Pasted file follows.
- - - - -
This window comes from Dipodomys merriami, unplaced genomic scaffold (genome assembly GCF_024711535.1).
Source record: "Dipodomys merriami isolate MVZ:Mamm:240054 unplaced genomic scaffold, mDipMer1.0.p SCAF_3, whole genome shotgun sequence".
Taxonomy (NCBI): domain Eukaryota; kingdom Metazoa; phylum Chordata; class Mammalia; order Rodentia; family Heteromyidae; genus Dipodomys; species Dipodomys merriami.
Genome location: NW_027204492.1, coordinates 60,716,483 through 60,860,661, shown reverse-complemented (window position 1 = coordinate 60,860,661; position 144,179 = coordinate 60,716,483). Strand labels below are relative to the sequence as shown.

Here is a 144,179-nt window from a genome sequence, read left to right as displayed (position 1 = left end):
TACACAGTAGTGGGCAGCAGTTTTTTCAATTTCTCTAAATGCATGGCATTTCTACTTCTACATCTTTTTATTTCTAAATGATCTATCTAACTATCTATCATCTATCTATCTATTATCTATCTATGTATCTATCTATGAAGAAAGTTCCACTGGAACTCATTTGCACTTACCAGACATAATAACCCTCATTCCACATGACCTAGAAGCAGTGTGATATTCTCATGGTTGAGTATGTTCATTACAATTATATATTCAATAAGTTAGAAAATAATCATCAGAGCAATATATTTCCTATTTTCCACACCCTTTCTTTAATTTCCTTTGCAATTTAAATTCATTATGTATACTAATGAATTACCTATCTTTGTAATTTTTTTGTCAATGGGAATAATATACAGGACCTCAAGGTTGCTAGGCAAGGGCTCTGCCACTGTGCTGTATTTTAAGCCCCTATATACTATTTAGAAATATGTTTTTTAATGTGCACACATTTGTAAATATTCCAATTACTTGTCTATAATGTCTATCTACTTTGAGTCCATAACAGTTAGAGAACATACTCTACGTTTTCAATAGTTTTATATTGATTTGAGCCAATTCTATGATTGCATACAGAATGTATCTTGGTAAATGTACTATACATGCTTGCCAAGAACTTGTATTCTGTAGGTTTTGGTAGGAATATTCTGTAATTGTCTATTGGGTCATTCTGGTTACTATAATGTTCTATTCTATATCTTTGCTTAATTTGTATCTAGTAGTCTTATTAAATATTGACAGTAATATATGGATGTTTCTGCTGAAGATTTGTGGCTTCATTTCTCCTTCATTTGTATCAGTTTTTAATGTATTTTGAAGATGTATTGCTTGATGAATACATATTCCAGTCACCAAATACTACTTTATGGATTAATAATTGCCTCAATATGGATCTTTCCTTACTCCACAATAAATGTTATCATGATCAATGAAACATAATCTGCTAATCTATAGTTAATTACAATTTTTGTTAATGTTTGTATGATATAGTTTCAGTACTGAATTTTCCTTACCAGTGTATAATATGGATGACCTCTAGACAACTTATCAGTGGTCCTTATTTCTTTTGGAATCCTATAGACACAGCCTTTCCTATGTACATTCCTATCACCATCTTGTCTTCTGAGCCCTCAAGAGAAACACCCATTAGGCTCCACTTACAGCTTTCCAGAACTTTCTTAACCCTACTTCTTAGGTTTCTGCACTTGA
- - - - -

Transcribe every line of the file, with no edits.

This window comes from Dipodomys merriami, unplaced genomic scaffold (genome assembly GCF_024711535.1).
Source record: "Dipodomys merriami isolate MVZ:Mamm:240054 unplaced genomic scaffold, mDipMer1.0.p SCAF_3, whole genome shotgun sequence".
Taxonomy (NCBI): domain Eukaryota; kingdom Metazoa; phylum Chordata; class Mammalia; order Rodentia; family Heteromyidae; genus Dipodomys; species Dipodomys merriami.
Genome location: NW_027204492.1, coordinates 60,716,483 through 60,860,661, shown reverse-complemented (window position 1 = coordinate 60,860,661; position 144,179 = coordinate 60,716,483). Strand labels below are relative to the sequence as shown.

Here is a 144,179-nt window from a genome sequence, read left to right as displayed (position 1 = left end):
TACACAGTAGTGGGCAGCAGTTTTTTCAATTTCTCTAAATGCATGGCATTTCTACTTCTACATCTTTTTATTTCTAAATGATCTATCTAACTATCTATCATCTATCTATCTATTATCTATCTATGTATCTATCTATGAAGAAAGTTCCACTGGAACTCATTTGCACTTACCAGACATAATAACCCTCATTCCACATGACCTAGAAGCAGTGTGATATTCTCATGGTTGAGTATGTTCATTACAATTATATATTCAATAAGTTAGAAAATAATCATCAGAGCAATATATTTCCTATTTTCCACACCCTTTCTTTAATTTCCTTTGCAATTTAAATTCATTATGTATACTAATGAATTACCTATCTTTGTAATTTTTTTGTCAATGGGAATAATATACAGGACCTCAAGGTTGCTAGGCAAGGGCTCTGCCACTGTGCTGTATTTTAAGCCCCTATATACTATTTAGAAATATGTTTTTTAATGTGCACACATTTGTAAATATTCCAATTACTTGTCTATAATGTCTATCTACTTTGAGTCCATAACAGTTAGAGAACATACTCTACGTTTTCAATAGTTTTATATTGATTTGAGCCAATTCTATGATTGCATACAGAATGTATCTTGGTAAATGTACTATACATGCTTGCCAAGAACTTGTATTCTGTAGGTTTTGGTAGGAATATTCTGTAATTGTCTATTGGGTCATTCTGGTTACTATAATGTTCTATTCTATATCTTTGCTTAATTTGTATCTAGTAGTCTTATTAAATATTGACAGTAATATATGGATGTTTCTGCTGAAGATTTGTGGCTTCATTTCTCCTTCATTTGTATCAGTTTTTAATGTATTTTGAAGATGTATTGCTTGATGAATACATATTCCAGTCACCAAATACTACTTTATGGATTAATAATTGCCTCAATATGGATCTTTCCTTACTCCACAATAAATGTTATCATGATCAATGAAACATAATCTGCTAATCTATAGTTAATTACAATTTTTGTTAATGTTTGTATGATATAGTTTCAGTACTGAATTTTCCTTACCAGTGTATAATATGGATGACCTCTAGACAACTTATCAGTGGTCCTTATTTCTTTTGGAATCCTATAGACACAGCCTTTCCTATGTACATTCCTATCACCATCTTGTCTTCTGAGCCCTCAAGAGAAACACCCATTAGGCTCCACTTACAGCTTTCCAGAACTTTCTTAACCCTACTTCTTAGGTTTCTGCACTTGA